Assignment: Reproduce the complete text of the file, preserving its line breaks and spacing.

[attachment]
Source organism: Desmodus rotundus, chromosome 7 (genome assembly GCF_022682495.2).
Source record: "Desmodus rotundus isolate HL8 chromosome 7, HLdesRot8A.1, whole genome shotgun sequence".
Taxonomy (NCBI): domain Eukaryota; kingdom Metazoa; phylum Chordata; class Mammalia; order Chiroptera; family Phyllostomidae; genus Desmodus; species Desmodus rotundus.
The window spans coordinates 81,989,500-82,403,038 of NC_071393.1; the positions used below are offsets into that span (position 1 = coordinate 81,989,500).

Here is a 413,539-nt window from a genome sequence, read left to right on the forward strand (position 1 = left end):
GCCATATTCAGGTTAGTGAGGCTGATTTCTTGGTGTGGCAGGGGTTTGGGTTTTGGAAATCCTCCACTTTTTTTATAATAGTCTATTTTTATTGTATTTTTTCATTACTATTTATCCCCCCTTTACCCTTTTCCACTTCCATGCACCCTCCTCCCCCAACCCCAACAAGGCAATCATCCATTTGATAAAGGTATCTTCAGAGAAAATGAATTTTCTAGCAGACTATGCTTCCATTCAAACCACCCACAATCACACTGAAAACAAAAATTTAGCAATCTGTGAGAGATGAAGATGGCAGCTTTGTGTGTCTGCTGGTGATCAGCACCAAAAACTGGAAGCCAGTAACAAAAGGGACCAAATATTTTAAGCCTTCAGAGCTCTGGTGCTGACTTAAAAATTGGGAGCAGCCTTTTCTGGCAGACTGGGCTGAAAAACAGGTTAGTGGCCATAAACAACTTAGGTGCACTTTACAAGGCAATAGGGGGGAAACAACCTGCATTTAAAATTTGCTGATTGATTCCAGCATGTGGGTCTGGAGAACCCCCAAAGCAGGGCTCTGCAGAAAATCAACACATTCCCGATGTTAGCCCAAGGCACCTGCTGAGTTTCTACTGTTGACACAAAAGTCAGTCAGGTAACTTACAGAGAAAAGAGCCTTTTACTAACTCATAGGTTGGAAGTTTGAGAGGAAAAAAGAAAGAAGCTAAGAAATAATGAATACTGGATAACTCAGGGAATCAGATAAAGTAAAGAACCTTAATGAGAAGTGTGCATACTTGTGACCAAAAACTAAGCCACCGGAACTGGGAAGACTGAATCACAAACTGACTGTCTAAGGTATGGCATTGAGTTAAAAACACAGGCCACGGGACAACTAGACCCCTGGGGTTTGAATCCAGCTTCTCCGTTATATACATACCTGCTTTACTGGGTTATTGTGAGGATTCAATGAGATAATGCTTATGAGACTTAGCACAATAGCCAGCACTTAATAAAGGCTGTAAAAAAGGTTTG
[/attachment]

Source organism: Desmodus rotundus, chromosome 7 (genome assembly GCF_022682495.2).
Source record: "Desmodus rotundus isolate HL8 chromosome 7, HLdesRot8A.1, whole genome shotgun sequence".
Taxonomy (NCBI): domain Eukaryota; kingdom Metazoa; phylum Chordata; class Mammalia; order Chiroptera; family Phyllostomidae; genus Desmodus; species Desmodus rotundus.
The window spans coordinates 81,989,500-82,403,038 of NC_071393.1; the positions used below are offsets into that span (position 1 = coordinate 81,989,500).

Here is a 413,539-nt window from a genome sequence, read left to right on the forward strand (position 1 = left end):
GCCATATTCAGGTTAGTGAGGCTGATTTCTTGGTGTGGCAGGGGTTTGGGTTTTGGAAATCCTCCACTTTTTTTATAATAGTCTATTTTTATTGTATTTTTTCATTACTATTTATCCCCCCTTTACCCTTTTCCACTTCCATGCACCCTCCTCCCCCAACCCCAACAAGGCAATCATCCATTTGATAAAGGTATCTTCAGAGAAAATGAATTTTCTAGCAGACTATGCTTCCATTCAAACCACCCACAATCACACTGAAAACAAAAATTTAGCAATCTGTGAGAGATGAAGATGGCAGCTTTGTGTGTCTGCTGGTGATCAGCACCAAAAACTGGAAGCCAGTAACAAAAGGGACCAAATATTTTAAGCCTTCAGAGCTCTGGTGCTGACTTAAAAATTGGGAGCAGCCTTTTCTGGCAGACTGGGCTGAAAAACAGGTTAGTGGCCATAAACAACTTAGGTGCACTTTACAAGGCAATAGGGGGGAAACAACCTGCATTTAAAATTTGCTGATTGATTCCAGCATGTGGGTCTGGAGAACCCCCAAAGCAGGGCTCTGCAGAAAATCAACACATTCCCGATGTTAGCCCAAGGCACCTGCTGAGTTTCTACTGTTGACACAAAAGTCAGTCAGGTAACTTACAGAGAAAAGAGCCTTTTACTAACTCATAGGTTGGAAGTTTGAGAGGAAAAAAGAAAGAAGCTAAGAAATAATGAATACTGGATAACTCAGGGAATCAGATAAAGTAAAGAACCTTAATGAGAAGTGTGCATACTTGTGACCAAAAACTAAGCCACCGGAACTGGGAAGACTGAATCACAAACTGACTGTCTAAGGTATGGCATTGAGTTAAAAACACAGGCCACGGGACAACTAGACCCCTGGGGTTTGAATCCAGCTTCTCCGTTATATACATACCTGCTTTACTGGGTTATTGTGAGGATTCAATGAGATAATGCTTATGAGACTTAGCACAATAGCCAGCACTTAATAAAGGCTGTAAAAAAGGTTTG